CHANGE TIME BELT AT 72 MONTHS OR 90,000 MILES?

My 99 Camry V6 is at only at 75,000 miles but is at 72 months. I really didn't think about it until the last oil change when the Toyota dealer asked
if I wanted it changed or wait until the next oil change. I said I'd wait and normally wouldn't have thought about the 72 months but we don't drive as much as we used to. At this rate we won't hit 90K miles for another 18 months. Any advice on whether changing it on months vs. miles is a good idea? - Orv
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On Mon, 24 Oct 2005 16:32:11 -0700, Orv wrote:

I'm surprised he gave you a time limit. Every Toyota Service person I have ever talked to has said the same thing: mileage. Generally 80,000
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Go by mileage.
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That's my inclination too. However, I see the service schedule that came in the glove box - bought the car new - says 90,000 or 72 months. -Orv

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On Tue, 25 Oct 2005 07:25:26 -0700, Orv wrote:

Interesting. I have never heard of a time limit on a timing belt. Where are you in the world?
Or does that say 72 months under severe duty?
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Location is San Diego, California, and I don't recall seeing a "severe duty" annotation. I'll check when my wife gets back with the car and post if it does have a severe duty note. The use of this car, and its location, would not be severe duty.

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Suppose you found a car sitting in a field. Been there for years. Would the belts still be good? Questionable. They can age, harden, and crack even when not in active use. However, Toyota states the maintenance recommendations conservatively so people don't get stranded following their guidelines. Some people push the timing belts longer, and just get towed to the shop when needed but could be who knows how long - 120k, 150, 180,000 miles. Last time I heard a dealer service person comment on this he said, we go by mileage but some people around here put such low mileage on the cars, they would never change the belt, so we tell them five years. Your 72 months is six years, but this was for an earlier model with 60k mileage recommendation. It's not like the belt will be guaranteed to fail, it's a maintenance recommendation, varies with type of usage, climactic conditions. Just schedule it when you're comfortable having it done.
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Did he quote you a price$$$$? I need to do it too.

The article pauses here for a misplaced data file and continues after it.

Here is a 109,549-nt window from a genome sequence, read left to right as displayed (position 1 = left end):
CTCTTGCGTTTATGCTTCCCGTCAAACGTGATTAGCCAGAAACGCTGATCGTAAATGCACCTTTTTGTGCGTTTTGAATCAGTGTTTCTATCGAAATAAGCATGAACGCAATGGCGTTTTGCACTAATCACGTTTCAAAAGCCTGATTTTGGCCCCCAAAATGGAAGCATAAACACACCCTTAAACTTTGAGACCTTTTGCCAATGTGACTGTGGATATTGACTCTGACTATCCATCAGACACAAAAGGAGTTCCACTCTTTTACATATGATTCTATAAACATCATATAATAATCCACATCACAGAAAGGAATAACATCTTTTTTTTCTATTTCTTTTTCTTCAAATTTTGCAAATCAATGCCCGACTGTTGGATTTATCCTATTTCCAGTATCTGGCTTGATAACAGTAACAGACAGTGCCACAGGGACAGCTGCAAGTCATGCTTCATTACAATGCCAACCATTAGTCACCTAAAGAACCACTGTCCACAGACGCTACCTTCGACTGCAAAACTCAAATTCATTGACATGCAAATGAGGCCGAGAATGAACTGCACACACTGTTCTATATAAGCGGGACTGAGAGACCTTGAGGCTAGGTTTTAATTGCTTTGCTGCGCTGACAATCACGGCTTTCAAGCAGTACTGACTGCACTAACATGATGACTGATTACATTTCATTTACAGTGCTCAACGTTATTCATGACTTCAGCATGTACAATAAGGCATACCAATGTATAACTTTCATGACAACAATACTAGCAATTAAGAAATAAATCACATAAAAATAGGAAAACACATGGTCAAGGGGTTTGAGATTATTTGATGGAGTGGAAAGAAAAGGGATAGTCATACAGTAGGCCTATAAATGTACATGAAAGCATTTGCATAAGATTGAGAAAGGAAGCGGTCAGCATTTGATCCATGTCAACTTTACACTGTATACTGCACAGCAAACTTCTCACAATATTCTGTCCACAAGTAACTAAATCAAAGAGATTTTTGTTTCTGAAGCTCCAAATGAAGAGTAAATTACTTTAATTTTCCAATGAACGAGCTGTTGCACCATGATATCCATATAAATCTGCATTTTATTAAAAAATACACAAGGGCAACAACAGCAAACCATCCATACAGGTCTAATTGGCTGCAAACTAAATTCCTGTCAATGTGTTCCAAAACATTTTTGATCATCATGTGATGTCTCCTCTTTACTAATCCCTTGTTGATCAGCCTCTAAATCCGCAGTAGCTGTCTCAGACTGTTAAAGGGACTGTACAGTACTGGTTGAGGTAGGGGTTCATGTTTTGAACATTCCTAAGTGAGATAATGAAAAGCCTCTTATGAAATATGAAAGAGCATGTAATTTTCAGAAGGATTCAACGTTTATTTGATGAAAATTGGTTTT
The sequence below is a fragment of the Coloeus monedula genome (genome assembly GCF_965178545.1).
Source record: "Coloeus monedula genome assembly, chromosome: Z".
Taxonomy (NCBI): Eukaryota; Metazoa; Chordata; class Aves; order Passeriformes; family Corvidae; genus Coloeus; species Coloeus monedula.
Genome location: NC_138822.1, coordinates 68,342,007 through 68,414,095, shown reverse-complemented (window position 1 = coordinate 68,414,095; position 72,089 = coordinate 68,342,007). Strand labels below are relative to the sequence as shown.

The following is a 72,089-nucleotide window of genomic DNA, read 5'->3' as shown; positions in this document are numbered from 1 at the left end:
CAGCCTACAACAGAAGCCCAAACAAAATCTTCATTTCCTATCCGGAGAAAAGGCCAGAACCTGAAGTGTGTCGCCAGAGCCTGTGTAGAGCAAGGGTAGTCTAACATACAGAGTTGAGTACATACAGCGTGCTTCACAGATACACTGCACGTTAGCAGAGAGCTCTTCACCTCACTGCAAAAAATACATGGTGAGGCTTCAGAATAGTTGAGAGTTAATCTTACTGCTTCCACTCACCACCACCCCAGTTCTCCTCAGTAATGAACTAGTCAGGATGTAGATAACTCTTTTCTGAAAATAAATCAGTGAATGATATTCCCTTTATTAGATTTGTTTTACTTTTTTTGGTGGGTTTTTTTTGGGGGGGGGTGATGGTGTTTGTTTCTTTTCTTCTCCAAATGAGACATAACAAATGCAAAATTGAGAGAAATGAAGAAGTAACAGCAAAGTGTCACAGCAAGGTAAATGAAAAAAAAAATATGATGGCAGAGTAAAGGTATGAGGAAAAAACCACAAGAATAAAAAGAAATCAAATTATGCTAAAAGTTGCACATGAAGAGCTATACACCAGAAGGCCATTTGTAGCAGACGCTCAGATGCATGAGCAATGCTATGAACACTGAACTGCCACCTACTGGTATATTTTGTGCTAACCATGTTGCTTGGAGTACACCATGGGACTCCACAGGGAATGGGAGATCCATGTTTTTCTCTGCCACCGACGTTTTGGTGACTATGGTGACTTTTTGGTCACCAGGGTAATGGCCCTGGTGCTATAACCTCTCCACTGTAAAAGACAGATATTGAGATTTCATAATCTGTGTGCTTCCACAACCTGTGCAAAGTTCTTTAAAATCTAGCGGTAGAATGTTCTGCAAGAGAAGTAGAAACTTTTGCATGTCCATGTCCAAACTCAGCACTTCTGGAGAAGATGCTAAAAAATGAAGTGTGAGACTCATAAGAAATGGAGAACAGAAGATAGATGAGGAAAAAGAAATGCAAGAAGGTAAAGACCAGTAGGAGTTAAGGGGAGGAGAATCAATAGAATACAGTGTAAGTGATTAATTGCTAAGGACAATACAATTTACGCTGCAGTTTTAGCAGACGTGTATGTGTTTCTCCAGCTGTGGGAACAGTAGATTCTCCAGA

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I had the timing belt on my 2000 Camry changed last spring with 90k miles on it. The guy who did it is a former Toyota tech who is now independent at a local gas station. The belt that came out of the engine looked fine, but that is meaningless. The bearing in the water pump sounded like a loose bolt in a coffee can and the leaking had been mostly stopped by the buildup of crud around the shaft and masked because this stuff is so deeply buried in the engine space. A serious breakdown trying hard to happen. The mechanic was amazed that it had all held as long as it had. FWIW?

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No, I didn't ask for a price.

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My mechanic recommends mileage, not age. Came about because I asked about my Nissan, which gives five years, 90K recommendation.....Now on year 7.
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Thanks, much like my situation.

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Sort of depends what kind of maintenance you want to practice. Along with timing belt you could replace oil seals - seals are relatively inexpensive when all the disassembly has already been done for the timing belt, including, crankshaft oil seal, oil pump oil seal (two seals - one for the shaft and the other like a small wavy gasket), and possibly the camshaft oil seal (though the cam spins at one half engine speed, so could last longer). Also likely spark plug replacement is due. Water pump. Accessory drive belts. Valve cover gasket(s) Gas cap gasket Fuel filter (prob. can wait to 120k) Cap rotor and wires if applicable Brake fluid Power steering fluid (much less costly than a steering rack or pump replacement) Trans. fluid (diffferential if separate) Rotate tires (if you've been keeping up on that otherwise the wear pattern is already set) Check brake pads Check chassis mounting bolt torque Seat mounting bolt torque Air filter battery level, cables, state of charge For the timing belt only you can usually find dealer specials around $100 for the 4 cyl., $120 for the six "additional parts may cost substantially more" they ususally say. Before 150k mi. good idea to change the alternator brushes Change coolant, thermostat, radiator cap - just recommended inexpensive preventative maintenance
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